A bullet-shaped escape ship could show how astronauts might avoid a launch disaster during a planned launch test. And that's just the alternate escape system for NASA's Constellation astronauts headed back to the moon.
The Max Launch Abort System (MLAS) is slated to blast off to an altitude of about one mile up, as part of an escape system test scheduled for June 20 at NASA's Wallops Flight Facility in Virginia. The test was delayed from a June 15 launch target to allow extra rocket checks, NASA officials said.
The flight test includes the MLAS escape vehicle, as well as a full-scale mockup of the Orion capsule, NASA's space shuttle replacement, tucked inside. If all goes well, the crew capsule will eventually separate from the test vehicle and parachute down into the Atlantic Ocean — hopefully without problems similar to those that plagued an earlier Orion parachute test that crashed to Earth.
The MLAS design differs from the escape system for Orion and the Constellation Program, which uses a single rocket motor in a tower positioned above the Orion crew capsule to help propel astronauts to safety.
A recent U.S. Air Force studies have questioned whether Orion's current escape system can propel astronauts safely away from a launch explosion. NASA has said that supercomputer analyses will show that the launch abort system can work.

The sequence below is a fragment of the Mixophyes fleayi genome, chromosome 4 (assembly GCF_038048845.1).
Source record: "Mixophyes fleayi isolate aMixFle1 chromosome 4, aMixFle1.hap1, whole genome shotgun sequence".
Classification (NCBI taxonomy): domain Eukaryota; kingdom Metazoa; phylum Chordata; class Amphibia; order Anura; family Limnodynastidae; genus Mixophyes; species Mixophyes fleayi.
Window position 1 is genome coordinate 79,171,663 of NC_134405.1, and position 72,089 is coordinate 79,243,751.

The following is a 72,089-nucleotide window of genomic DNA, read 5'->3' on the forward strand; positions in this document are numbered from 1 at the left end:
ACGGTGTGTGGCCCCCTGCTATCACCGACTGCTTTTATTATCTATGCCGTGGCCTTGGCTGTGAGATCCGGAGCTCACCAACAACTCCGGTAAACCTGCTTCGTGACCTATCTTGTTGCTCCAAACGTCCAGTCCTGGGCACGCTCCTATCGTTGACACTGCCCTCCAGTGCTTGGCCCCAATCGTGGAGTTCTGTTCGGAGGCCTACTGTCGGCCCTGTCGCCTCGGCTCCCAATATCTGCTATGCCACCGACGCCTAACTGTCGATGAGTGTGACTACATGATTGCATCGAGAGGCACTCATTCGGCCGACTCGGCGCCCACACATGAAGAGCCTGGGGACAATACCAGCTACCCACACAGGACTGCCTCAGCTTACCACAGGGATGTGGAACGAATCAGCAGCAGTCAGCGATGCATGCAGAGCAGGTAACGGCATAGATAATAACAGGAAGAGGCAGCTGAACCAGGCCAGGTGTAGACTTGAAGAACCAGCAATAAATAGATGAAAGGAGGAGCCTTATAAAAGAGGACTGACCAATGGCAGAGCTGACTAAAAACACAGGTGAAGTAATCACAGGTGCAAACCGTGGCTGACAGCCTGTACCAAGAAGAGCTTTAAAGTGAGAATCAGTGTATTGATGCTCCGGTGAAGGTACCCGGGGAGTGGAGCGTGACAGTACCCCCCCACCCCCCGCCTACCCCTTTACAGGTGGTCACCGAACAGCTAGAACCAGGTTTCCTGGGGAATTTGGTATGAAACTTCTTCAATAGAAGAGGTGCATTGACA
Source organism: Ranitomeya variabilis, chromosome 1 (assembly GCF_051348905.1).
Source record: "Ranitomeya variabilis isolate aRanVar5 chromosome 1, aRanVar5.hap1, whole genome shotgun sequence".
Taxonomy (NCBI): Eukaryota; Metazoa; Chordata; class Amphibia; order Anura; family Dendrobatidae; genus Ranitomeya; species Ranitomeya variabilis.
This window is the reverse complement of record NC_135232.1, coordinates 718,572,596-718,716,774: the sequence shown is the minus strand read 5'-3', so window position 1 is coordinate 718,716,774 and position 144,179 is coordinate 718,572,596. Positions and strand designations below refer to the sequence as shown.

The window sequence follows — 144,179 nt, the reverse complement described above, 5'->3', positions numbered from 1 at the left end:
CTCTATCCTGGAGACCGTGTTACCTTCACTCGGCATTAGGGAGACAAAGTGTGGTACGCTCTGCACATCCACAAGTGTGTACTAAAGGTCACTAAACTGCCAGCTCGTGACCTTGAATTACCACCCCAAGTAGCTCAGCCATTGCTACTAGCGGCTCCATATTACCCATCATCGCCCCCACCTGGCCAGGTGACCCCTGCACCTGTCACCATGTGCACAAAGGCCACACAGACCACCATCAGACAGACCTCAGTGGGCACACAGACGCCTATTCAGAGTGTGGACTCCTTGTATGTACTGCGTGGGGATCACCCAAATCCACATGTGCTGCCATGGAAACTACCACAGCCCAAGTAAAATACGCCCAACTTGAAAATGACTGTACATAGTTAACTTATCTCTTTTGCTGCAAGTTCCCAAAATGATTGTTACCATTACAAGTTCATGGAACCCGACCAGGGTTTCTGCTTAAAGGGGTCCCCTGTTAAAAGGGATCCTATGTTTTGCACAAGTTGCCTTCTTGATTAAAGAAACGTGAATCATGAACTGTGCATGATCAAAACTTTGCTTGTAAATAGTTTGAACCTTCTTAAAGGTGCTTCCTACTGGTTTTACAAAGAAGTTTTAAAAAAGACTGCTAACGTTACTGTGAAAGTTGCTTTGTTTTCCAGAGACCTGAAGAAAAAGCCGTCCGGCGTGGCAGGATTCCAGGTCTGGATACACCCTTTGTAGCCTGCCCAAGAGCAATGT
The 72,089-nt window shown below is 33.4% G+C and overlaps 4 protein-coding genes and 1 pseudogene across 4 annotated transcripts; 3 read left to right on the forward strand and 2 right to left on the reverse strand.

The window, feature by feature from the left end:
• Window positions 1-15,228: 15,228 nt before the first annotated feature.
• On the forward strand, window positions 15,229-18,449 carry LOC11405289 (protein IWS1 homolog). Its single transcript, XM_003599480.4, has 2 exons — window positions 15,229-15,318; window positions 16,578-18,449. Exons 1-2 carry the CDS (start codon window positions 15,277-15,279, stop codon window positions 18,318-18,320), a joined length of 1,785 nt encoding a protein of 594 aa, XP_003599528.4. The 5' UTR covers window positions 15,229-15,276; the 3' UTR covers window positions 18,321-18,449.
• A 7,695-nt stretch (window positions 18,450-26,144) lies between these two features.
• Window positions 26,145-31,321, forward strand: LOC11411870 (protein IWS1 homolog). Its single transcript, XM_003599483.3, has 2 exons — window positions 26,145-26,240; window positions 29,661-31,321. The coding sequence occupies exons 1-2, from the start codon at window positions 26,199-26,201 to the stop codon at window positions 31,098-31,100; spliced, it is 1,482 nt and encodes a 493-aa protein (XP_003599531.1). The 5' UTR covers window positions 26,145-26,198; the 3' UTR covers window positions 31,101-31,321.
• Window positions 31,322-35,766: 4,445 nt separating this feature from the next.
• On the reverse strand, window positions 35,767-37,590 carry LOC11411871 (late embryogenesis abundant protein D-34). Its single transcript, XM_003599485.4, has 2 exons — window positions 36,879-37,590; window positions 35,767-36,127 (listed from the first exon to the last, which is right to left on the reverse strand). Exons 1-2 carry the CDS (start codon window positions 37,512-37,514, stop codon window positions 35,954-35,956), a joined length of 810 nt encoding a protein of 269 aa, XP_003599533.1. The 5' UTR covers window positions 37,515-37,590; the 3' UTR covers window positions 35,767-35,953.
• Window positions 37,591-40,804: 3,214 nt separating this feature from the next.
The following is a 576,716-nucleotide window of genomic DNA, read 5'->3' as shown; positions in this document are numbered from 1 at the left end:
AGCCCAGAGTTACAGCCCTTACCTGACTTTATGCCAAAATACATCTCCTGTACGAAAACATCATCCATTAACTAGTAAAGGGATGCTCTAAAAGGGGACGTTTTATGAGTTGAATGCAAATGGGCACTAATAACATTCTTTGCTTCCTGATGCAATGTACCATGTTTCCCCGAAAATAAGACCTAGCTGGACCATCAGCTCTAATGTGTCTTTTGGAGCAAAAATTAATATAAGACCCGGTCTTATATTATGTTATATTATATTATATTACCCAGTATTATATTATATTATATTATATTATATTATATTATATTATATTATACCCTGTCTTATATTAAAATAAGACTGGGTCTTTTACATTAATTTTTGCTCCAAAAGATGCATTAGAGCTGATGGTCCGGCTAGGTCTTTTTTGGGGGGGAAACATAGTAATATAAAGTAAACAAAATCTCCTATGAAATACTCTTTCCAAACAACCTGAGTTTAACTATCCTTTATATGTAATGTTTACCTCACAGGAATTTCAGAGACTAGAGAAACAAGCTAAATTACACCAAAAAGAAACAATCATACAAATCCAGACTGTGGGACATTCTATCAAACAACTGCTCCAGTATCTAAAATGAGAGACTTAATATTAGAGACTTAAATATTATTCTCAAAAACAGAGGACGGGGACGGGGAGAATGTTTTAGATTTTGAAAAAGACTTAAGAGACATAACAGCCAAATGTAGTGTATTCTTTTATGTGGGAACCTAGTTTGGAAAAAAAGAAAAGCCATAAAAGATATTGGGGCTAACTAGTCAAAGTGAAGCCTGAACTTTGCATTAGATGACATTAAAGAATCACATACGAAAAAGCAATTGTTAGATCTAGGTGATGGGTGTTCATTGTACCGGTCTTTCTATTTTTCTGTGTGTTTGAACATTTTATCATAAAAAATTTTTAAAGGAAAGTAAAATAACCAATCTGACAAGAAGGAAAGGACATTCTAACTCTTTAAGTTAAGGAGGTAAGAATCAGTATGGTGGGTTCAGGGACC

"MLAS is a technology demonstrator not intended as a replacement for the Orion LAS [Launch Abort System]," said Keith Henry, a NASA spokesperson, in response to a SPACE.com query.
Instead, the project is slated to help the NASA Engineering and Safety Center gain experience conducting flight tests. That independently-funded branch of the U.S. space agency is located at Langley Research Center in Virginia.
MLAS consists of a flight test vehicle which weighs over 45,000 pounds and stands over 33 feet tall, resembling a white bullet with stubby fins. That vehicle is designed to house the Orion crew capsule which astronauts would ride in during launch aboard an Ares I rocket.
Four solid rocket motors would fire to boost the MLAS flight test vehicle away from danger during a theoretical launch pad emergency. For the upcoming flight test, the same rocket motors will launch the MLAS system from the ground, instead of from the top of a larger rocket.
The estimated cost for MLAS comes to about $30 million, Henry noted.
NASA's MLAS Web site notes the possibility of "re-contact" between different parts of the test vehicle after all parachutes have deployed, because MLAS has supposedly not been calibrated for weight and parachute performance. The space agency does not expect any midair collisions during the planned launch to affect either the test data or Orion's differently designed escape system.
NASA's Constellation program is developing the Orion spacecraft and Ares rockets to replace the space shuttle fleet, which is set to retire in 2010. NASA plans to launch the first operational Orion flights in 2015, with a target of returning humans to the moon by 2020.
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